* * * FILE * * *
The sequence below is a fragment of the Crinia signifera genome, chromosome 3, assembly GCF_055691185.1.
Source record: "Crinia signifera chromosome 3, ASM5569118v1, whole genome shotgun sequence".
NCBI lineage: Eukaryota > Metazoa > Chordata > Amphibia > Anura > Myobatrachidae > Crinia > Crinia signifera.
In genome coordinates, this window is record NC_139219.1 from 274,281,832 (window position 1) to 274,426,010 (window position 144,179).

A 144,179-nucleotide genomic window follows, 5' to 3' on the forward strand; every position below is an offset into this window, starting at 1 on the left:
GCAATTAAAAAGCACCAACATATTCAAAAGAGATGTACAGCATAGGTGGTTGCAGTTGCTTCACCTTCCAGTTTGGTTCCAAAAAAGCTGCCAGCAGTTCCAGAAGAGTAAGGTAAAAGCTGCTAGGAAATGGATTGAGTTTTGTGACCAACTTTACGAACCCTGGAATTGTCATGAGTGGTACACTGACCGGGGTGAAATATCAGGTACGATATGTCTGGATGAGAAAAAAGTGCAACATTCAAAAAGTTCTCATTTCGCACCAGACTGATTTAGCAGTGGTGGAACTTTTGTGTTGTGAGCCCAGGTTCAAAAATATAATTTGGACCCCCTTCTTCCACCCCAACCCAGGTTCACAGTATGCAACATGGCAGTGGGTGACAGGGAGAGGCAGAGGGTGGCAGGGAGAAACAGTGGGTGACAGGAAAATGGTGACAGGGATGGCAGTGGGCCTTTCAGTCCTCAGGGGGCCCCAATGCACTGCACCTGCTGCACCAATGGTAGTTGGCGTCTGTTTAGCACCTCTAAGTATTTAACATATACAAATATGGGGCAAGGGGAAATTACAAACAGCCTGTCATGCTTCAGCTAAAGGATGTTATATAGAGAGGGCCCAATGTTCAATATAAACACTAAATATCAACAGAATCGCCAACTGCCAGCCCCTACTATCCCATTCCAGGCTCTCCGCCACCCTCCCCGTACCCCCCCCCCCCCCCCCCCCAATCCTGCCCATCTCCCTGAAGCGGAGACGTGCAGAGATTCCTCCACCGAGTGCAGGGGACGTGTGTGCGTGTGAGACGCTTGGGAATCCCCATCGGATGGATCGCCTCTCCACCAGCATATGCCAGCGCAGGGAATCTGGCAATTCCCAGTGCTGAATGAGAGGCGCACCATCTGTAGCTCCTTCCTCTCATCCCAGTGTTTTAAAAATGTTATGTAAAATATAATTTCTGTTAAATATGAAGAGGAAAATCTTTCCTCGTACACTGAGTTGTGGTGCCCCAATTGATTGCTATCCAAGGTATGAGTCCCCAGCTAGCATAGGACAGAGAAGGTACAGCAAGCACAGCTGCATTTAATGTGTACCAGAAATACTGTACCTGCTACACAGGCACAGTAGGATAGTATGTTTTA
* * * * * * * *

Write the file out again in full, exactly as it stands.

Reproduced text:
The sequence below is a fragment of the Crinia signifera genome, chromosome 3, assembly GCF_055691185.1.
Source record: "Crinia signifera chromosome 3, ASM5569118v1, whole genome shotgun sequence".
NCBI lineage: Eukaryota > Metazoa > Chordata > Amphibia > Anura > Myobatrachidae > Crinia > Crinia signifera.
In genome coordinates, this window is record NC_139219.1 from 274,281,832 (window position 1) to 274,426,010 (window position 144,179).

A 144,179-nucleotide genomic window follows, 5' to 3' on the forward strand; every position below is an offset into this window, starting at 1 on the left:
GCAATTAAAAAGCACCAACATATTCAAAAGAGATGTACAGCATAGGTGGTTGCAGTTGCTTCACCTTCCAGTTTGGTTCCAAAAAAGCTGCCAGCAGTTCCAGAAGAGTAAGGTAAAAGCTGCTAGGAAATGGATTGAGTTTTGTGACCAACTTTACGAACCCTGGAATTGTCATGAGTGGTACACTGACCGGGGTGAAATATCAGGTACGATATGTCTGGATGAGAAAAAAGTGCAACATTCAAAAAGTTCTCATTTCGCACCAGACTGATTTAGCAGTGGTGGAACTTTTGTGTTGTGAGCCCAGGTTCAAAAATATAATTTGGACCCCCTTCTTCCACCCCAACCCAGGTTCACAGTATGCAACATGGCAGTGGGTGACAGGGAGAGGCAGAGGGTGGCAGGGAGAAACAGTGGGTGACAGGAAAATGGTGACAGGGATGGCAGTGGGCCTTTCAGTCCTCAGGGGGCCCCAATGCACTGCACCTGCTGCACCAATGGTAGTTGGCGTCTGTTTAGCACCTCTAAGTATTTAACATATACAAATATGGGGCAAGGGGAAATTACAAACAGCCTGTCATGCTTCAGCTAAAGGATGTTATATAGAGAGGGCCCAATGTTCAATATAAACACTAAATATCAACAGAATCGCCAACTGCCAGCCCCTACTATCCCATTCCAGGCTCTCCGCCACCCTCCCCGTACCCCCCCCCCCCCCCCCCCCAATCCTGCCCATCTCCCTGAAGCGGAGACGTGCAGAGATTCCTCCACCGAGTGCAGGGGACGTGTGTGCGTGTGAGACGCTTGGGAATCCCCATCGGATGGATCGCCTCTCCACCAGCATATGCCAGCGCAGGGAATCTGGCAATTCCCAGTGCTGAATGAGAGGCGCACCATCTGTAGCTCCTTCCTCTCATCCCAGTGTTTTAAAAATGTTATGTAAAATATAATTTCTGTTAAATATGAAGAGGAAAATCTTTCCTCGTACACTGAGTTGTGGTGCCCCAATTGATTGCTATCCAAGGTATGAGTCCCCAGCTAGCATAGGACAGAGAAGGTACAGCAAGCACAGCTGCATTTAATGTGTACCAGAAATACTGTACCTGCTACACAGGCACAGTAGGATAGTATGTTTTA